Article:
Over the years, we have come to realize that certain words can hurt. Names used to describe people with special needs can be used in better ways that are more uplifting and give a better description of the situation.
Old terms such as “retarded”, “crippled”, or “disabled” are now better stated as “mentally” or “physically challenged” or “developmentally delayed.”
Incorrect terms such as “mongoloid” have been replaced by the appropriate diagnosis of “Down’s Syndrome.”
Children with special needs are children first. Never say “handicapped children” or “disabled child.” A child may be “delayed in development” or children may have “physical or mental challenges” but it is best to state that they are children first and have a specific diagnosis second.
Listed below are some of the diagnoses that children attending DLC may be struggling to overcome.
Cerebral Palsy (CP) – A condition caused by damage to the muscle control parts of the brain generally thought to be a result of reduced oxygen to the brain at birth. There are several different kinds of CP that can affect any part of the body.
Microcephaly – Literally means, “small-head.” The brain did not develop properly prior to birth. This results in mental retardation and affects the body in a similar way to CP.
Prematurity – Because the child did not have all the time needed to develop before birth, many delays in development and muscle control may be present. Respiratory problems are common due to incomplete development of the lungs at birth.
Global Developmental Delay/Developmental Delay – General diagnosis used to describe a severely delayed child in one or more areas of development.
Down's Syndrome – A genetic disorder cause by one extra gene. Child will have varying degrees of mental retardation and weak muscles throughout his/her body affecting development.
Fetal Alcohol Syndrome – A condition caused by the birth mother drinking alcohol during the pregnancy. Child will have vision problems, weak muscles, shakiness or tremoring in the muscles and mental retardation.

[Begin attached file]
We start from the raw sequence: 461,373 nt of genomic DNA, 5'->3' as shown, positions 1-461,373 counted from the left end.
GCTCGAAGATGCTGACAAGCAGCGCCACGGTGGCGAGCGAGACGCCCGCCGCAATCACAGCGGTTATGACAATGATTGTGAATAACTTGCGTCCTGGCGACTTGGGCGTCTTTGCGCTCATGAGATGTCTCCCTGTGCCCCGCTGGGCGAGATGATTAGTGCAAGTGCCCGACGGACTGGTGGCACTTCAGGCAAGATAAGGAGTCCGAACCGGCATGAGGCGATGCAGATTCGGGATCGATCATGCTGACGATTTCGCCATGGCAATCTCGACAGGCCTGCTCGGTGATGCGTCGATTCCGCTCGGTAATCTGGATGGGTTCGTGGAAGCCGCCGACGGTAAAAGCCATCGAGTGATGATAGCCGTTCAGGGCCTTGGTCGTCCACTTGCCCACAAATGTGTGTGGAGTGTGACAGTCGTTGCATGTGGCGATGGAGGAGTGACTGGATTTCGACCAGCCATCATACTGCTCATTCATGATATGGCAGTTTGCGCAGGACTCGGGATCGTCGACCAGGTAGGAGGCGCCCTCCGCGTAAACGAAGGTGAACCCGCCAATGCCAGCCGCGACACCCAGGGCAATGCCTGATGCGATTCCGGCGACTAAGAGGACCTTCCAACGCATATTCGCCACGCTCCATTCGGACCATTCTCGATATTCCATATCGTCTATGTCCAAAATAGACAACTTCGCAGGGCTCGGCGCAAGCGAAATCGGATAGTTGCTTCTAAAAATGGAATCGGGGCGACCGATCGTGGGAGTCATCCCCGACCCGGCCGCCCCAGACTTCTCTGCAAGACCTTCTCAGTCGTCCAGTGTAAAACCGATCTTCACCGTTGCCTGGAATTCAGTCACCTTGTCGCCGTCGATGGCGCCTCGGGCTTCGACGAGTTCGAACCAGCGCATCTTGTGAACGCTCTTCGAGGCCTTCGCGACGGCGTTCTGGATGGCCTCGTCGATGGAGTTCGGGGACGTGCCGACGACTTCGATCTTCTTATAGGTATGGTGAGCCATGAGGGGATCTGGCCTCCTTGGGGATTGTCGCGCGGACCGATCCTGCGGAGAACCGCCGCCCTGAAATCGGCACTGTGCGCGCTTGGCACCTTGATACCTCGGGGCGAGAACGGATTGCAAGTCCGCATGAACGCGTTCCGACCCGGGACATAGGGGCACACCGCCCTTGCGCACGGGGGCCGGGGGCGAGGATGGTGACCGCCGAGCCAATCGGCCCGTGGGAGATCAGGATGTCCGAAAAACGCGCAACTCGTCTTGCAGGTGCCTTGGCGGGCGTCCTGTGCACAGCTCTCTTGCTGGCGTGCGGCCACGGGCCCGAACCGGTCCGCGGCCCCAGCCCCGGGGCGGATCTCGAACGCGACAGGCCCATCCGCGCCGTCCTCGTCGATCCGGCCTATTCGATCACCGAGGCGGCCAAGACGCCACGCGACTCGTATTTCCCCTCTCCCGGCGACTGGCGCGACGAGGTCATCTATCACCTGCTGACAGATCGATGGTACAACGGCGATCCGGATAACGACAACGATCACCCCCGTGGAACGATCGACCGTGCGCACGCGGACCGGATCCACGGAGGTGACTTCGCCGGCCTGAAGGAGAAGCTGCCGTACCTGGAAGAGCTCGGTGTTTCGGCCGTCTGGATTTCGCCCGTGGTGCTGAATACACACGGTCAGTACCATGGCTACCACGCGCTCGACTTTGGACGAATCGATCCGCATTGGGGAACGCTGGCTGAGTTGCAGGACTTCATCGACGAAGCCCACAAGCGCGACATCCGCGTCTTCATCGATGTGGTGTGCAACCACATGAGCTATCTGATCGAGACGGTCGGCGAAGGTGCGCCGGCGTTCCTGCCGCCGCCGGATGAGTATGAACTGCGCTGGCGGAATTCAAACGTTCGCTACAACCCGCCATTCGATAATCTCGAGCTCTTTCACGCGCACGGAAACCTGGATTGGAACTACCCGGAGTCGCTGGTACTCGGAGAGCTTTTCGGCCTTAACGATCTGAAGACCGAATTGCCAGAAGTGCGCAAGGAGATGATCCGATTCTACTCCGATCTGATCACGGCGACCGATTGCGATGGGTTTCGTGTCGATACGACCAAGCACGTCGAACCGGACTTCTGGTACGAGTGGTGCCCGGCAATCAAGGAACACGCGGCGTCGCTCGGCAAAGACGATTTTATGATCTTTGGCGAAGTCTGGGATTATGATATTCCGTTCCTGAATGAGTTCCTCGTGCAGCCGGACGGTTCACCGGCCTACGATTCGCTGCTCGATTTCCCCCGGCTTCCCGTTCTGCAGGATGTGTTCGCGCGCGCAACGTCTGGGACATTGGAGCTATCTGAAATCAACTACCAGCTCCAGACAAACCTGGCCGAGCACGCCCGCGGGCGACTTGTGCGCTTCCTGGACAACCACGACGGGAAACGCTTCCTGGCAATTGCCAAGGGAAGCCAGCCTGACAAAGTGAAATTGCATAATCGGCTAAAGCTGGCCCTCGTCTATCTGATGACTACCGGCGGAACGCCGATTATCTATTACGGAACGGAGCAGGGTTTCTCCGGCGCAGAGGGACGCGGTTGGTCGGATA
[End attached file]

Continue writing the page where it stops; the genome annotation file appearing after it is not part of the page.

Grade I, II, III, IV Intraventricular Hemorrhage – You may hear this called an “IVH.” The child had some kind of bleeding in the brain at birth similar to a stroke. Due to the brain damage, the child will have some degree of mental retardation and muscle control problems.
Autism – Form of childhood mental illness that primarily affects communication, behavior, sensory processing and the way the child relates to the world.
Tuberous Sclerosis – A condition that causes benign tumors to grow on the inside of the child’s body.
Hydrocephaly – Literally means, “water-head.” The child’s cerebral-spinal fluid does not flow properly through the channels in the skull called ventricles. This causes the fluid to back up increasing the size of the skull and putting increased pressure on the brain. The child is treated by putting drain tubes called “shunts” in the skull that allows the fluid to drain down into the stomach. May result in developmental delays and brain damage if pressure gets too great before treatment.
Liscencephaly – Common term for this disorder is “smooth-brain.” The brain did not develop the typical curves and folds resulting in mental retardation and developmental delays.
Genetic Syndromes – There are too many of these to name each one. All of them are caused by some defect in the genes themselves. This could mean all or part of the gene is missing, a part or a whole extra gene is added or that one or more of the genes are deformed. The usual result is some degree of mental retardation, physical deformity and developmental delay is present.